Work Begins Soon on Kilimanjaro Cable Car

In December 2020, officials in Tanzania approved installing a cable car on Mount Kilimanjaro. On Tuesday, November 30, 2021, Tanzania’s deputy minister for natural resources and tourism announced that construction would begin soon. The improvement is a part of the nation’s broader plan to revitalize recreational tourism.

Measuring 5,895m at its Uhuru summit on the Kibo volcanic cone, Kilimanjaro is Africa’s highest point and the world’s tallest freestanding mountain. According to the Tanzanian National Parks Authority, the cable car will end at Kilimanjaro’s 3,700m mark, some 2,000m shy of the summit. This will make it the fourth-highest cable car in the world, after the Merida gondola in Venezuela (4,765m), the new Swiss aerial tram to Klein Matterhorn (3,883m), and the cable car to the Aiguille du Midi in Chamonix (3,842m).

Cable car on the Aiguille du Midi, Chamonix, France. Photo: Shutterstock

Kilimanjaro cable car route

According to an Outside article from February 2021, the cable car route will follow Kilimanjaro’s southern Machame route. Due to its numerous ecosystems, proximity to the main thoroughfare, and summit success rate, Machame is one of Kili’s most popular drags. Park officials estimate that the Machame route alone rakes in up to half of the park’s visitors.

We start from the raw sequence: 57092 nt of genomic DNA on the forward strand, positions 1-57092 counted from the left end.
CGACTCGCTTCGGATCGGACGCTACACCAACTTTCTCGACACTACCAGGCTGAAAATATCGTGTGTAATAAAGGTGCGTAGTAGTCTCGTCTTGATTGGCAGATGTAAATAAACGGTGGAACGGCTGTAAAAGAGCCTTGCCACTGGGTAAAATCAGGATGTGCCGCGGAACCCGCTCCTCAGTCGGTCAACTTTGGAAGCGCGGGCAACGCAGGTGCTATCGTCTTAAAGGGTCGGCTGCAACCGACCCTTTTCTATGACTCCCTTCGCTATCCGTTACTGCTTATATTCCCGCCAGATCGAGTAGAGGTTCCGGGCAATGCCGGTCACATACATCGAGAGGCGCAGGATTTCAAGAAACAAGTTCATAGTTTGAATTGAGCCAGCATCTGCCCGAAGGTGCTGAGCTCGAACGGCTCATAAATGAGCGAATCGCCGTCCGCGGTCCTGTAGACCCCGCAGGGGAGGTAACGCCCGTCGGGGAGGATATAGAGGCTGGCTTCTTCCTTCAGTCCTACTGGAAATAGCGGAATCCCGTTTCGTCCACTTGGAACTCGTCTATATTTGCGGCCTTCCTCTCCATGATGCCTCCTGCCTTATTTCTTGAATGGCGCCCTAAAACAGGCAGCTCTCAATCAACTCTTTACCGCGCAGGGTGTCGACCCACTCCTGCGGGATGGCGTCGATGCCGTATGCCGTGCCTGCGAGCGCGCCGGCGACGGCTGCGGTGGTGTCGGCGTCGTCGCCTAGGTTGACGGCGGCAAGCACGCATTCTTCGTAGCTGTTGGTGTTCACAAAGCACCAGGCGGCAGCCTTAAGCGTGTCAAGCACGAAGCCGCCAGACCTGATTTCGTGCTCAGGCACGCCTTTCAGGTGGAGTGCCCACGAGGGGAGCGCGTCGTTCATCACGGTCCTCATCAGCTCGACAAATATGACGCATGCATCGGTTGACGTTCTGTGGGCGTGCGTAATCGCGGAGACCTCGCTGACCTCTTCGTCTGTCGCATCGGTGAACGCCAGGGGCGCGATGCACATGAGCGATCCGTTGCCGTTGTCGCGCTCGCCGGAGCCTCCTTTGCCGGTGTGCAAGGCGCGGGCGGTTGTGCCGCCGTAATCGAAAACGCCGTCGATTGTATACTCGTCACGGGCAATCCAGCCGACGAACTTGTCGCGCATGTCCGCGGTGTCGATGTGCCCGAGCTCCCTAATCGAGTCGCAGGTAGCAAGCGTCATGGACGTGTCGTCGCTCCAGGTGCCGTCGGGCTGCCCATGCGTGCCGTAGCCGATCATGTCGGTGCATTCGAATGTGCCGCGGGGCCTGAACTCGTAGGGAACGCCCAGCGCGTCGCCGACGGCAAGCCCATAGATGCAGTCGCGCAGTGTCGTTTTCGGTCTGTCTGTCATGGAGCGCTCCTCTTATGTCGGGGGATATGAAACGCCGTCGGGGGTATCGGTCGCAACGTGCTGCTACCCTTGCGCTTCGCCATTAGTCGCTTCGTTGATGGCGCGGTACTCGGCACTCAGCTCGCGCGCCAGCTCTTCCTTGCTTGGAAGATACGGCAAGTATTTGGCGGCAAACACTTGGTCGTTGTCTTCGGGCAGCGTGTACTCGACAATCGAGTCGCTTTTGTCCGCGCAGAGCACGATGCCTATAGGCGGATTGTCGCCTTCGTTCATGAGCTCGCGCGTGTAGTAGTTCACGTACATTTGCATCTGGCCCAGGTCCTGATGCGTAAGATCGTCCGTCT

Reportedly, the route will comprise six columns, an aerial suspension system, and 15 cable cars suitable for up to six adults per cabin.

Sources close to the matter estimate that the cable car route will begin near the Machame trail’s entry point, nearly 2,000m above sea level. It will likely end at the volcanic Shira Plateau. Officials state that the runs will last around 20 minutes one way.

Machame Route gate. Photo: Polina Meleca via Shutterstock

The cable car launch site will likely run from Machame gate (seen here) to the Shira Plateau. Photo: Polina Meleca/Shutterstock



Hiking remains the most popular way up the mountain, but the physical demands and high altitude put a damper on the peak’s accessibility. Park officials estimated that of the area’s 50,000 annual tourists, 35,000 attempted to broach the summit. How much tourism potential was the nation forfeiting by not providing accessible infrastructure at its crowning destination?

In mid-2019, one study showed that such an infrastructure could increase Tanzania’s tourism numbers by 50%. Thus, the proposed a cable car system on Mount Kilimanjaro, which the government greenlighted late last year.

You can head to the Kilimanjaro National Park website to learn more about developments and the region in general.